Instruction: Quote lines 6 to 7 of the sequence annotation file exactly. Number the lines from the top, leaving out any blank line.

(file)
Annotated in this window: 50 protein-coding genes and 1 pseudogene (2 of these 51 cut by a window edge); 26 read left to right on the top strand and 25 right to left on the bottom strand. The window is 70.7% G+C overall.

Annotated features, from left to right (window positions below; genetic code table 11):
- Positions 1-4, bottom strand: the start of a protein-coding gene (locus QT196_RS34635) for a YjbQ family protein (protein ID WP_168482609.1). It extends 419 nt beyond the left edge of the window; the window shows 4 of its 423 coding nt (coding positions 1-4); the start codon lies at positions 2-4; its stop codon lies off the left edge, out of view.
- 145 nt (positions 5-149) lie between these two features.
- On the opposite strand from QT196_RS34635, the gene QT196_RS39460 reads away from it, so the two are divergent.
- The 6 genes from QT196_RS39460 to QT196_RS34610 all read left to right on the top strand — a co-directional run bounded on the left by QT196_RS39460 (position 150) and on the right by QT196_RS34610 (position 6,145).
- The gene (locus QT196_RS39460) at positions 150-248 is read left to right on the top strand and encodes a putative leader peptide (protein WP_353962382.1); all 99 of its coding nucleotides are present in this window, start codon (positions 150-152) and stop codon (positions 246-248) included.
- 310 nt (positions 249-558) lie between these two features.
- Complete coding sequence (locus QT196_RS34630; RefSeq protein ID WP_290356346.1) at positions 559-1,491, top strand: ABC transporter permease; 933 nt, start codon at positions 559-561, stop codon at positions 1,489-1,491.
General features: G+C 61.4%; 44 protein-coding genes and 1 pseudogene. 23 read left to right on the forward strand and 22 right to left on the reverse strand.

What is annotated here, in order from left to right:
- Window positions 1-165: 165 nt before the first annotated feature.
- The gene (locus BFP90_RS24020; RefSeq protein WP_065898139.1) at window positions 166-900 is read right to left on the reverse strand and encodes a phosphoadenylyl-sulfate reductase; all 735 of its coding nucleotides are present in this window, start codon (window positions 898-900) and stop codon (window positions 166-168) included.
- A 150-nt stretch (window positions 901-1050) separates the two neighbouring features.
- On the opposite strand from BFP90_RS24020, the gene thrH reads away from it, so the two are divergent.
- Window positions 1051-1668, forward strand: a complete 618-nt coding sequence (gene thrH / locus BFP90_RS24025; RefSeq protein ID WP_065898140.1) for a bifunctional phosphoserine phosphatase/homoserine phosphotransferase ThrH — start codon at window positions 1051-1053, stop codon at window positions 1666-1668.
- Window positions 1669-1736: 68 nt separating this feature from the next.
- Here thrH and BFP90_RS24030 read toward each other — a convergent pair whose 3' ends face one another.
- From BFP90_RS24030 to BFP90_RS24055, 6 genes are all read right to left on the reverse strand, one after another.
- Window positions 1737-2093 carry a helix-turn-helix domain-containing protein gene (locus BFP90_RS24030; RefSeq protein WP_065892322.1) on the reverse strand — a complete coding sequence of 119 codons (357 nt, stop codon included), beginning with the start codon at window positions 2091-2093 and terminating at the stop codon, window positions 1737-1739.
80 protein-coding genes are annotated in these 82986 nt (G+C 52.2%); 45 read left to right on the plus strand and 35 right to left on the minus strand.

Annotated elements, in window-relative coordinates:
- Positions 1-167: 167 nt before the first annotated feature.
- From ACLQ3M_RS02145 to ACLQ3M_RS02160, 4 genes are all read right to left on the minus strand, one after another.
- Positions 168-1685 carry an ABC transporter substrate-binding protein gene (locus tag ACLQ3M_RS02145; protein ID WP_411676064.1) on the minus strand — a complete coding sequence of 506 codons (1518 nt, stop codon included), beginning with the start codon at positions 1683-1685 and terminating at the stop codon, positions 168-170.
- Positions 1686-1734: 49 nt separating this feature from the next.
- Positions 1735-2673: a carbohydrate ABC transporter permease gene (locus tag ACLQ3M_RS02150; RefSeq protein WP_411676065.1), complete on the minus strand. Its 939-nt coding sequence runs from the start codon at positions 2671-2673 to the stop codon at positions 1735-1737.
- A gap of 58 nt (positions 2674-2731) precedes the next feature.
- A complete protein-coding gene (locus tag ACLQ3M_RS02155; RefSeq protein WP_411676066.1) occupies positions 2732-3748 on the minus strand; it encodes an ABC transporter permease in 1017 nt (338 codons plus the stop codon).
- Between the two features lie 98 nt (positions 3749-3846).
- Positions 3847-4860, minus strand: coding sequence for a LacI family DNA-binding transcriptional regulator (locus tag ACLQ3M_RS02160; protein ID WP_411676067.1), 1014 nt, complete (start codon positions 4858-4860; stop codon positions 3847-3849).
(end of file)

- The 6 genes from QT196_RS39460 to QT196_RS34610 all read left to right on the top strand — a co-directional run bounded on the left by QT196_RS39460 (position 150) and on the right by QT196_RS34610 (position 6,145).
- The gene (locus QT196_RS39460) at positions 150-248 is read left to right on the top strand and encodes a putative leader peptide (protein WP_353962382.1); all 99 of its coding nucleotides are present in this window, start codon (positions 150-152) and stop codon (positions 246-248) included.